SR L1 class

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SR L1 class
SR L1 class, 757 (CJ Allen, Steel Highway, 1928).jpg
757, circa 1928
Type and origin
Power type Steam
Designer Richard Maunsell (development of SECR L class by Harry Wainwright)
Builder North British Locomotive Company
Serial number 23356–23370
Build date 1926
Total produced 15
Specifications
Configuration 4-4-0
UIC classification 2′B h2
Gauge 4 ft 8 12 in (1,435 mm) standard gauge
Leading wheel
diameter
3 ft 7 in (1.092 m)
Driver diameter 6 ft 8 in (2.032 m)
Length 56 ft 7 58 in (17.26 m)
Locomotive weight 57 tons 16 cwt (129,500 lb or 58.7 t)
Fuel type Coal
Boiler pressure 180 lbf/in2 (1.24 MPa)
Firegrate area 22 12 sq ft (2.09 m2)
Heating surface:
– Tubes
914 sq ft (84.9 m2)
– Flues 338 12 sq ft (31.45 m2)
– Firebox 154 12 sq ft (14.35 m2)
– Total 1,407 sq ft (130.7 m2)
Superheater area 235 sq ft (21.8 m2)
Cylinders Two, inside
Cylinder size 19 12 in × 26 in (495 mm × 660 mm)
Performance figures
Tractive effort 18,910 lbf (84,100 N)
Career
Operator(s)
Class SR: L1
Power class BR: 3P
Number(s)
  • SR: A753–A759, A782–A879
  • → 1753–1759, 1782–1789
  • BR: 31753–31759, 31782–31789
Withdrawn 1959–1962
Disposition All scrapped

The Southern Railway L1 class was a class of 4-4-0 steam tender locomotives built for express passenger service on the South Eastern Main Line of the Southern Railway (Great Britain). They were designed by Richard Maunsell as a development of Harry Wainwright's L class.

Background[edit]

Harry Wainwright had built two useful and attractive 4-4-0 classes for the South Eastern and Chatham Railway between 1902 and 1908; the D class and the E class, and had completed designs for a larger L class at the time of his retirement at the end of 1913. However, by 1918 they were beginning to struggle with the heaviest express trains. Wainwright's successor, Richard Maunsell, therefore rebuilt several examples of the D and E classes immediately before the grouping of the SECR with other railways to form the Southern Railway in 1923.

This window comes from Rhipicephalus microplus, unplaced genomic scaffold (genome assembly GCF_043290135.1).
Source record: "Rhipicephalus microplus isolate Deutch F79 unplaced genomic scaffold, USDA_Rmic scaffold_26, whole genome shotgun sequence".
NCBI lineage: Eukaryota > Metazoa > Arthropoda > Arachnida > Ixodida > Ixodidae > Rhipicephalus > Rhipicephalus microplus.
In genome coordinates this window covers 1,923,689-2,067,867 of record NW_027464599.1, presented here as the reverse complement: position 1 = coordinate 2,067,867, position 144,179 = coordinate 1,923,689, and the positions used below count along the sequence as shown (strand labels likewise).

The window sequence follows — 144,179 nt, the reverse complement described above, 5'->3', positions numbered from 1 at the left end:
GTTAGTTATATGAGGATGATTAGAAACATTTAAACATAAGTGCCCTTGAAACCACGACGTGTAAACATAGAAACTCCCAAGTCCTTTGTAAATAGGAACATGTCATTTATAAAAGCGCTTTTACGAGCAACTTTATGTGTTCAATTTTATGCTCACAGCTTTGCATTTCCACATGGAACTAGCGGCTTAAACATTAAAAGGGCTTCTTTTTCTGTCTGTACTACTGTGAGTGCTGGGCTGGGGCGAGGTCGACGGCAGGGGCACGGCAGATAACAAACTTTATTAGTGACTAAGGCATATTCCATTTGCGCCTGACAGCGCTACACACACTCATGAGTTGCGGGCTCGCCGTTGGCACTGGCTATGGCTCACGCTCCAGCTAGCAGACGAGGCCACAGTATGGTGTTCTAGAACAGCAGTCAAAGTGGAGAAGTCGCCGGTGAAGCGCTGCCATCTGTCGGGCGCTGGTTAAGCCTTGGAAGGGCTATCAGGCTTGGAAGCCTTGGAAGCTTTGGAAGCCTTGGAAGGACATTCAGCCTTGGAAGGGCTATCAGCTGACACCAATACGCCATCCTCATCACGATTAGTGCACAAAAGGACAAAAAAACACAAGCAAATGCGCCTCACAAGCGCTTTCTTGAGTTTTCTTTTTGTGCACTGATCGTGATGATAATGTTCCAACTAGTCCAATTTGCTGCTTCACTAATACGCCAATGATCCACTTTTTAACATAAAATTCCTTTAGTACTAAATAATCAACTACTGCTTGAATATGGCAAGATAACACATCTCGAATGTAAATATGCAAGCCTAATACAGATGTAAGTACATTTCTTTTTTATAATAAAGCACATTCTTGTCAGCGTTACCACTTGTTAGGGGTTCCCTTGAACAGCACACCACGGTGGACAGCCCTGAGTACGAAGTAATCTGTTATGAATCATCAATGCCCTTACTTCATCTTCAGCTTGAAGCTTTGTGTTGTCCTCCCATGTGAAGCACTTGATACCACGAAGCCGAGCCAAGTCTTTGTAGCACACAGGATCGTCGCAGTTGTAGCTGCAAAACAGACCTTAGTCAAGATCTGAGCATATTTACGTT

When Maunsell was appointed as Chief Mechanical Engineer of the new railway he turned his attention to designing new K & K1 class 2-6-4 tank engines. However, in 1926 there was an urgent requirement for fifteen more powerful 4-4-0 locomotives for the London to Folkestone express trains. Maunsell did not rebuild the L class as the locomotives were still relatively new and useful in their present form. He rather amended Wainwright's drawings to form his own L1 class, and supplied them to the North British Locomotive Company. The weight of the new class was increased to 57 tons 16 cwt. The boiler pressure was increased from 160 to 180 lbs per square inch but the cylinders reduced in diameter from 20 12 to 19 12 inches (521 to 495 mm). The engines also had long-travel piston valves, Maunsell’s own design of superheater and side-window cab and other detail alterations.[1]

Numbering[edit]

The locomotives were originally numbered A753–A759, and A782–A789, but were later renumbered by the Southern Railway as 1753–1759 and 1782–1789. All passed to British Railways (BR) in 1948 and were again renumbered between 31753 and 31789.

Operational details[edit]

The locomotives were used on express trains on the South Eastern main lines from London to Dover, Ramsgate, and Hastings. They remained on these duties until the mid-1930s when they were gradually replaced on the heavier trains by the newer ”King Arthur” and ”Schools” classes. They continued to be used on the former London Chatham and Dover Railway main line to Dover and Ramsgate until after the Second World War and the nationalisation of British Railways in 1948. The transfer of Bulleid “Light Pacifics” to these services in the early 1950s made the class largely redundant. Some were briefly transferred to Eastleigh and to replace worn out locomotives on cross-country services, but most spent their careers between London and the Kent coast. Withdrawal began in 1959. The final locomotive was withdrawn in February 1962. None remain.

31782 at Redhill 1955

References[edit]

  1. ^ Bradley 1980, pp. 122–127.